Putting Speci cations into Perspective in .NET

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28.6 Putting Speci cations into Perspective
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Traceable to User Needs. Well-written speci cations should be traceable to a User s prescribed solution space and ful ll validated operational needs derived from a problem space relative to the organization s mission and objectives. Written in a Language and Terms That Are Simple and Easy to Understand. Wellwritten speci cations are written in a language that uses terms that are well de ned and are easy to understand. In general, many quali ed people should independently read any requirement statement and emerge with the same interpretation and understanding of technical performance requirements. Feasible to Implement. A well-de ned speci cation must be feasible to implement within realistically achievable technologies, skills, processes, tools, and resources with acceptable technical, cost, schedule, and support risk to the Acquirer and the System Developer or Services Provider.
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When SEs specify the items, materials, and processes required to support system, product, or service development, how is this accomplished These work products are speci ed via a hierarchical set of speci cations that focus on: 1. De ning the requirements for multi-level system items. 2. Supporting speci cations for materials and processes to support development of those items. The hierarchical set of speci cations is documented via a framework referred to as the speci cation tree. We will discuss the speci cation tree later in this section. To understand the hierarchical structure within the speci cation tree, we need to rst establish the types of speci cations that may appear in the framework. The classes of speci cations include the following: General or performance speci cations Detail or item development speci cations Design or fabrication speci cations Material speci cations Process speci cations Product speci cations Procurement speci cations Inventory item speci cations Facility interface speci cations
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Figure 28.1 illustrates the primary types of speci cations.
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To place all of these various types of speci cations into perspective, let s use the example illustrated in Figure 28.2. Requirements for a SYSTEM, as documented in the System Performance Speci cation (SPS), are allocated and owed down one or more levels to one or more items such
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System Speci cation Practices
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System Performance Specification (SPS)
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Consists of
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Where: = One-to-Many entity Relationship = May or May Not Consist of
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Item Development Specifications
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Facility Specifications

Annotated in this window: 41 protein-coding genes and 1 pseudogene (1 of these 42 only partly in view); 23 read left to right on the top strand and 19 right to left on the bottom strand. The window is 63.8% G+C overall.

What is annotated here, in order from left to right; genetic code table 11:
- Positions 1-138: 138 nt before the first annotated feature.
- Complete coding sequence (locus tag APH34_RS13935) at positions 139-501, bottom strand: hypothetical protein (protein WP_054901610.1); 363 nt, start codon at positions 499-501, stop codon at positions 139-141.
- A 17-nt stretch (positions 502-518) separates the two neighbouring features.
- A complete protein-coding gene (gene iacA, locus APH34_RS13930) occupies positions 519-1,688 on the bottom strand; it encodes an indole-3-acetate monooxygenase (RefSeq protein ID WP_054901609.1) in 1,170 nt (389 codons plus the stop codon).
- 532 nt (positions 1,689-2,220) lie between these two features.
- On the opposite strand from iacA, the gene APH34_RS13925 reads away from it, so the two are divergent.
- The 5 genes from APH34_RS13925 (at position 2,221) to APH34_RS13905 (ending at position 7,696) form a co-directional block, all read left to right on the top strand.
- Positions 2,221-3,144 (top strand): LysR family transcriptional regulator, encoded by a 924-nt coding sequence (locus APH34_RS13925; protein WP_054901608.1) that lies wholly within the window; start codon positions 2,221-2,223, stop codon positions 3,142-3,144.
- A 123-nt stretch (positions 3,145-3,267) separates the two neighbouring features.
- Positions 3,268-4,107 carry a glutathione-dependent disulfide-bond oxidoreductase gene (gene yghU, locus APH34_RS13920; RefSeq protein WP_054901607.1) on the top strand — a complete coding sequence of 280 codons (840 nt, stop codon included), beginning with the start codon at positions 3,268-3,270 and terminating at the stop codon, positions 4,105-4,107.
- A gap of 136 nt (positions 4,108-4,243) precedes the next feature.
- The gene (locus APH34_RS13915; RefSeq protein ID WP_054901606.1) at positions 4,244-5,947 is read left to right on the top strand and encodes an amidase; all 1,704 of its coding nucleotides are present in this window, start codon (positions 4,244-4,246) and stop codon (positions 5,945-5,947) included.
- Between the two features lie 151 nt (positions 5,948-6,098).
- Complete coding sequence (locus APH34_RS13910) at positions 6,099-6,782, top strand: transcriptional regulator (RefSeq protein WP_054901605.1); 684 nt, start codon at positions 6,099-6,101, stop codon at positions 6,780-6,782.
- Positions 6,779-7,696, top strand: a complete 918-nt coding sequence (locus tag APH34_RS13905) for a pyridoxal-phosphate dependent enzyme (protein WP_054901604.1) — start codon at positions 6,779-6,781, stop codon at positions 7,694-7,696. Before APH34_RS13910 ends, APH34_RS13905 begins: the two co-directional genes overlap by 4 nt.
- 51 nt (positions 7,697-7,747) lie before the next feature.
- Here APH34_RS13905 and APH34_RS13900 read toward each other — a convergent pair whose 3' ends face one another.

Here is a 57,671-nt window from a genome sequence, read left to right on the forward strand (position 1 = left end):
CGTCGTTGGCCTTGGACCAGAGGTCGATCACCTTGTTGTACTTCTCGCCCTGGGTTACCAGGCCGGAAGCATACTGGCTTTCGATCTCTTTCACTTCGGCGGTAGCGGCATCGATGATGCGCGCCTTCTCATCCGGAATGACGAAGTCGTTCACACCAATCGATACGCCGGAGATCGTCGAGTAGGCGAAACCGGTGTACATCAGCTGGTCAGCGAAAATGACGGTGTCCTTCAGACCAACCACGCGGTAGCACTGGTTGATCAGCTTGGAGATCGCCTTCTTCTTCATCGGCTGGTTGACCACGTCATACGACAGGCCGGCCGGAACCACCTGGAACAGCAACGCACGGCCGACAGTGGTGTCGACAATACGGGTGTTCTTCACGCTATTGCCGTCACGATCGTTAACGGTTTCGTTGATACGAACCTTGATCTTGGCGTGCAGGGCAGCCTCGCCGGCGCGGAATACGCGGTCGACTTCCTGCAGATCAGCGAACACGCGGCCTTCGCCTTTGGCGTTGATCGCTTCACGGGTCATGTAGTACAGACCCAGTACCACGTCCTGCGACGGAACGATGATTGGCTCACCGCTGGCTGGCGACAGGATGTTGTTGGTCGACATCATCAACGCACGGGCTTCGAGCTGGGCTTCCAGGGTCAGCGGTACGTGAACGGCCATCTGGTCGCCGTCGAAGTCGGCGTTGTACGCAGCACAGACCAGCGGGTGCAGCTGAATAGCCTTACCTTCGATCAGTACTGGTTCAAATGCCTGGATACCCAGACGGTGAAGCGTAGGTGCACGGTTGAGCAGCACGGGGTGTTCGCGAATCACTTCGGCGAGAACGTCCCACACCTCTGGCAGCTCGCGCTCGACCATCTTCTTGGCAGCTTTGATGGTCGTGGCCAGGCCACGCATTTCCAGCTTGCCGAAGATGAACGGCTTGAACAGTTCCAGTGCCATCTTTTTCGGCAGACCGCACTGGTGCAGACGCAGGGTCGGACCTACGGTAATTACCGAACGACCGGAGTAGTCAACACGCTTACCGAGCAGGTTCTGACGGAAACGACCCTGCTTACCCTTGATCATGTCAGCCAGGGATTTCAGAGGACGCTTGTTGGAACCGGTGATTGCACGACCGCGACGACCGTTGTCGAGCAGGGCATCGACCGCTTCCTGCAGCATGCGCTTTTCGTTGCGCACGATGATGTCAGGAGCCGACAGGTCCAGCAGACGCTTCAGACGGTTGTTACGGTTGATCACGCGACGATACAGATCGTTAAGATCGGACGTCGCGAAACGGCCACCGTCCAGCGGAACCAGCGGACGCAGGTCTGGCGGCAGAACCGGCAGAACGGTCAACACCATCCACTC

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Product Specifications
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Process Specifications
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Material Specifications
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Fabrication Specifications Design
Requirements/ Assembly Requirements
Figure 28.1 Entity Relationships of for Various types of Speci cations
System Performance Specification (SPS)
Supported by Supported By
Item Development Specifications
Item Design/ Item Design/ Fabrication Fabrication Specifications Specifications
Item Product Item Product Specifications Specifications
Item Procurement/ Development Process
Fabrication Coding Assembly Inspection Test
Supported By
Item Process Item Process Specifications Specifications Item Material Item Material Specifications Specifications
Supported By
Supports Review and Coordination Supports
Supported By
Item Facility Item Facility Specifications Specifications
Facility(s) Development
Figure 28.2 Application of Various Types of Speci cations to Item Development
28.7 The Speci cation Tree
as PRODUCTS, SUBSYSTEMS, ASSEMBLIES. Requirements for these items are captured in their respective development or procurement speci cations that document the As Speci ed con guration. As the highly iterative, multi-level, and recursive design effort evolves, SEs develop one or more design or fabrication speci cations to capture the attributes and characteristics of the physical PARTS to be developed. In the design effort one or more process speci cations and material speci cations are developed to aid in the procurement, fabrication, coding, assembly, inspection, and test of the item. The collective set of baselined speci cations represent the As Designed Developmental Con guration that documents HOW to develop or procure the item. The set of speci cations generated for each item or con guration item (CI) serve as the basis for its development, as well as facilities, either internally or via external subcontractors or vendors. When the CI completes the System Integration, Test, and Evaluation (SITE) phase that includes system veri cation, the As Veri ed con guration is documented as the product baseline and captured as the CI s product speci cation.
The multi-level allocation and ow down of requirements employs a hierarchical framework that logically links SYSTEM entities vertically into a structure referred to as the speci cation tree. The right side of Figure 28.3 provides an example of a speci cation tree.
Speci cation Tree Ownership and Control
The speci cation tree is typically owned and controlled by a program s Technical Director or a System Engineering and Integration Team (SEIT). The SEIT also functions as a Con guration Control Board (CCB) to manage changes to the current baseline of a speci cation.